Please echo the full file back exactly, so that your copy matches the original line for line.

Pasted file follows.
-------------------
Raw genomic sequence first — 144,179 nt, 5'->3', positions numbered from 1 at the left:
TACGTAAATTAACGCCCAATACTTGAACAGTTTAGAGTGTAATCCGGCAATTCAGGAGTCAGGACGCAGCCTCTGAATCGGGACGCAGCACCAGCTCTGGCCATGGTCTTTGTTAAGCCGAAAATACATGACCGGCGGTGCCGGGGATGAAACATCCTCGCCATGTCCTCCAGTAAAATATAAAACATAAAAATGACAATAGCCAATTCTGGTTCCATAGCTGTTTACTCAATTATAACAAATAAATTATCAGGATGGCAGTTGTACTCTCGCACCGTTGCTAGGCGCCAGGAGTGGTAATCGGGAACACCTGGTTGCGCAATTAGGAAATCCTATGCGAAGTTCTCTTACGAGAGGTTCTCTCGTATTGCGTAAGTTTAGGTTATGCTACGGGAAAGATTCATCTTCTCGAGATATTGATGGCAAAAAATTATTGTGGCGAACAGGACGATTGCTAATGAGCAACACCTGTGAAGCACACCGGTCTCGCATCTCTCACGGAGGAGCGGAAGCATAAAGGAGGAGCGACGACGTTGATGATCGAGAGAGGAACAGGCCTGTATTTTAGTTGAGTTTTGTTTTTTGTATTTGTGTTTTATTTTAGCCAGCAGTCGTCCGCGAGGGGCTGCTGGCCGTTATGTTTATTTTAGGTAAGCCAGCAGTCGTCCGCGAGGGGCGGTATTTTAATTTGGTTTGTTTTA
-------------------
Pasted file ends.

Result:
Raw genomic sequence first — 144,179 nt, 5'->3', positions numbered from 1 at the left:
TACGTAAATTAACGCCCAATACTTGAACAGTTTAGAGTGTAATCCGGCAATTCAGGAGTCAGGACGCAGCCTCTGAATCGGGACGCAGCACCAGCTCTGGCCATGGTCTTTGTTAAGCCGAAAATACATGACCGGCGGTGCCGGGGATGAAACATCCTCGCCATGTCCTCCAGTAAAATATAAAACATAAAAATGACAATAGCCAATTCTGGTTCCATAGCTGTTTACTCAATTATAACAAATAAATTATCAGGATGGCAGTTGTACTCTCGCACCGTTGCTAGGCGCCAGGAGTGGTAATCGGGAACACCTGGTTGCGCAATTAGGAAATCCTATGCGAAGTTCTCTTACGAGAGGTTCTCTCGTATTGCGTAAGTTTAGGTTATGCTACGGGAAAGATTCATCTTCTCGAGATATTGATGGCAAAAAATTATTGTGGCGAACAGGACGATTGCTAATGAGCAACACCTGTGAAGCACACCGGTCTCGCATCTCTCACGGAGGAGCGGAAGCATAAAGGAGGAGCGACGACGTTGATGATCGAGAGAGGAACAGGCCTGTATTTTAGTTGAGTTTTGTTTTTTGTATTTGTGTTTTATTTTAGCCAGCAGTCGTCCGCGAGGGGCTGCTGGCCGTTATGTTTATTTTAGGTAAGCCAGCAGTCGTCCGCGAGGGGCGGTATTTTAATTTGGTTTGTTTTA